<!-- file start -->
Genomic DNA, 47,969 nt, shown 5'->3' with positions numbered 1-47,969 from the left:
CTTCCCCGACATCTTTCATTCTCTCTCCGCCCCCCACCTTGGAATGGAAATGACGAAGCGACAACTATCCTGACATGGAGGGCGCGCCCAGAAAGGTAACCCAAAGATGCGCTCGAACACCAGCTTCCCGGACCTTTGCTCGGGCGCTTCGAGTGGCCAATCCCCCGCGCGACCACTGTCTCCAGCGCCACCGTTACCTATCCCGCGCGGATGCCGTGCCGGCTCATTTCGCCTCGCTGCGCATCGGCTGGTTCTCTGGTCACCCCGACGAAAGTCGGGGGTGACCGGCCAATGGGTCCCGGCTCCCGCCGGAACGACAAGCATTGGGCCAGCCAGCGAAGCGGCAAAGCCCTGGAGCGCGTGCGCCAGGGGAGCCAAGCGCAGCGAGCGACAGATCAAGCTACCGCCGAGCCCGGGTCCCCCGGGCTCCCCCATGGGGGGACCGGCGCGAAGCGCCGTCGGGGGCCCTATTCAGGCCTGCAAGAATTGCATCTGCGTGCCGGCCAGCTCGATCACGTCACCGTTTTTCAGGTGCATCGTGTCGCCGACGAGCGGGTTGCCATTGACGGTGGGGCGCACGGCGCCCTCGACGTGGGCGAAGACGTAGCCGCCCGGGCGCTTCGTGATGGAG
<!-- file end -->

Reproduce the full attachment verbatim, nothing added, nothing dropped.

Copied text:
Genomic DNA, 47,969 nt, shown 5'->3' with positions numbered 1-47,969 from the left:
CTTCCCCGACATCTTTCATTCTCTCTCCGCCCCCCACCTTGGAATGGAAATGACGAAGCGACAACTATCCTGACATGGAGGGCGCGCCCAGAAAGGTAACCCAAAGATGCGCTCGAACACCAGCTTCCCGGACCTTTGCTCGGGCGCTTCGAGTGGCCAATCCCCCGCGCGACCACTGTCTCCAGCGCCACCGTTACCTATCCCGCGCGGATGCCGTGCCGGCTCATTTCGCCTCGCTGCGCATCGGCTGGTTCTCTGGTCACCCCGACGAAAGTCGGGGGTGACCGGCCAATGGGTCCCGGCTCCCGCCGGAACGACAAGCATTGGGCCAGCCAGCGAAGCGGCAAAGCCCTGGAGCGCGTGCGCCAGGGGAGCCAAGCGCAGCGAGCGACAGATCAAGCTACCGCCGAGCCCGGGTCCCCCGGGCTCCCCCATGGGGGGACCGGCGCGAAGCGCCGTCGGGGGCCCTATTCAGGCCTGCAAGAATTGCATCTGCGTGCCGGCCAGCTCGATCACGTCACCGTTTTTCAGGTGCATCGTGTCGCCGACGAGCGGGTTGCCATTGACGGTGGGGCGCACGGCGCCCTCGACGTGGGCGAAGACGTAGCCGCCCGGGCGCTTCGTGATGGAG